The spacers interference fit with the main channel behind the NG strut so had to relieve those. Time will tell if they rotate and rub the flange of the channel. If they do will trim the flanges back and rivet an outside angle to the remaining flange. I ended up running very little if any preload cause the rudder wanted to start feeling a little heavy. Mostly I just snugged the donuts up against the stop, tightened the clamp and gave it a try. On mine that doesn't seem to be critical. I don't have a backup for the clamp slipping other than the strut will hut the mount after about 4" of up travel. I got 10" of prop clearance so should be ok.
I got 146# on the NW when empty...you guys running anything heavier than a 912 may(probably) have an entirely different situation. Your call as always.
Forum Moderator's Note:
At Joe Spencer's request, he would like to bring this mod to the attention of the 701 builders and flyers. I've started a new topic "701 Nose Gear Puck "Donut" Suspension" in the 701 Forum. Please continue Joe's discussion there for questions and comments relevant to the 701.
For questions/comments relevant to the 750 and 601/650 series, please continue the discussion in this thread.
Zenith.aero Forum Moderator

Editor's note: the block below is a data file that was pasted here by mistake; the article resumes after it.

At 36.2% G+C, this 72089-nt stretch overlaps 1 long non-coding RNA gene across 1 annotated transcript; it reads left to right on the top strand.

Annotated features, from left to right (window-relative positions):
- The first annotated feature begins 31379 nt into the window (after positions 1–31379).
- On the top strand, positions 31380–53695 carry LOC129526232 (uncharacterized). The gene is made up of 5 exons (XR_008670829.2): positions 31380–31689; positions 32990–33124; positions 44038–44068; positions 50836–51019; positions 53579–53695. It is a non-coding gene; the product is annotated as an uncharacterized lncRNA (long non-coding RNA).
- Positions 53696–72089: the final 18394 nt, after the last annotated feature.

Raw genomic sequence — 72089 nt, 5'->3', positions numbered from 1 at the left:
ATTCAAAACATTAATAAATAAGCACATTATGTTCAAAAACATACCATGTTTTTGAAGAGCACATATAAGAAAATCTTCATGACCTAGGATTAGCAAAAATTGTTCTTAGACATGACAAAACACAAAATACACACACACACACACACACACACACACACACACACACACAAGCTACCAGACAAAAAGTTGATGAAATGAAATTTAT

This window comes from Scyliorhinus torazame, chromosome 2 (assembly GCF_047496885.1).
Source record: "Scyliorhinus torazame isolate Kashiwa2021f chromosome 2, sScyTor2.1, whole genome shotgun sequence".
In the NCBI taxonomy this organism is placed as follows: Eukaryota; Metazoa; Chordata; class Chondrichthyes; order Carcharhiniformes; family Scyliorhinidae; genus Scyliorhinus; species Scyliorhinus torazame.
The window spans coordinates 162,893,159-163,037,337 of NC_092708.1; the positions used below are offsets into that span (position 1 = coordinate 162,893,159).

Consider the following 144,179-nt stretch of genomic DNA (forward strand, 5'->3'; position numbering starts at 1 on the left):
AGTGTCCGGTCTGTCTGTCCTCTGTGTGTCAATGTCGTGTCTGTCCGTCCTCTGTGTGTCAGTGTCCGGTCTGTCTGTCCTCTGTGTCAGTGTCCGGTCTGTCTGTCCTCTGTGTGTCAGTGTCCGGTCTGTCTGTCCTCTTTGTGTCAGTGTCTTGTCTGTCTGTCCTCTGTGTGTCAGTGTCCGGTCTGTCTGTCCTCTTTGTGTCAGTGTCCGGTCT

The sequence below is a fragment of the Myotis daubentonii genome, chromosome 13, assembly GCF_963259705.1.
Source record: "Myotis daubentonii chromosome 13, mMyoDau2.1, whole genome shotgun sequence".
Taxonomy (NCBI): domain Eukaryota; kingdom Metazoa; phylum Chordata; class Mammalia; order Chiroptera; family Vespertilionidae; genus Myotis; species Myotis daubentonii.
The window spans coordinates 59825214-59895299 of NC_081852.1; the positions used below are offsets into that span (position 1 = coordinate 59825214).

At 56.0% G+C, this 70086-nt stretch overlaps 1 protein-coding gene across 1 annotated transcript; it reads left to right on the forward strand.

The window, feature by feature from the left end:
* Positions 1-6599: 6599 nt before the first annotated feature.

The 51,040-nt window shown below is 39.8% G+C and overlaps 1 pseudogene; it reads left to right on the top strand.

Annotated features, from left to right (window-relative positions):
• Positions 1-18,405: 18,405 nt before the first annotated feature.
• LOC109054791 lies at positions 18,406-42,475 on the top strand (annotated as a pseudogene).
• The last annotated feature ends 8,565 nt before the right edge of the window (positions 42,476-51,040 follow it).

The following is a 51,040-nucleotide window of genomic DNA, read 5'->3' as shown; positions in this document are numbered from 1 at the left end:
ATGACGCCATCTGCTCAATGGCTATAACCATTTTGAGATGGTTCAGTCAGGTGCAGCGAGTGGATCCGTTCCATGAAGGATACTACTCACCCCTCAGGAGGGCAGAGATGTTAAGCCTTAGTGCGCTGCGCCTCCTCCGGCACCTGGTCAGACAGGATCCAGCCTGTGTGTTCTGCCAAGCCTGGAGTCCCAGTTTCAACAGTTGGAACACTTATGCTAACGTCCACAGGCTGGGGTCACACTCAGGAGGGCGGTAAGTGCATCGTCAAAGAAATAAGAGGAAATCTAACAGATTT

If you do not have yet an angle drill you will have one after fitting the puck system. Process to install was quite easy but a tight fit in my case. But I did not have to remove any FWF parts. I like the system very much. Bungee gone and ruder movement much smoother. I am glad I did the update.
So, for those of us who are not lucky (yet) to have built a Zenith, how do the two choices compare. The Zenith vs the Viking. From outside looking in (so to speak) it looks like the Viking is a spring device and the Zenith is a set of rubber donuts with washers. Sound like they are very close in price and weight?
There is negligible difference in weight between the two systems and although the Zenith puck system costs a little more, I like the progressive dampening that occurs with the pucks (due to the squeezing of the pucks, the i.d. of each puck grips the nose gear strut progressively more as it compresses and progressively less as it releases - the effect is similar to a hydraulic shock). All that being said, I'd go with the puck system if installing during a build (I think it's going to be, if not already, "standard" on new kits anyway!), but in retrofit situations, one needs to look at what components may/may not be obstructing the installation of the puck system - in some situations, it'll be easier to install the "steel bungee" system. In my case, the Jab 3300 is so light that there are oodles of room between the rear of the engine and the firewall, so it was no problem to install the pucks. An 0-200 or o-235, however, is quite tight against the firewall due to the weight and access might be a problem for the puck system - I understand the "steel bungee" system might be easier to install in those or similar instances. Either system should be a "once and done" vs periodic replacement of the original bungees.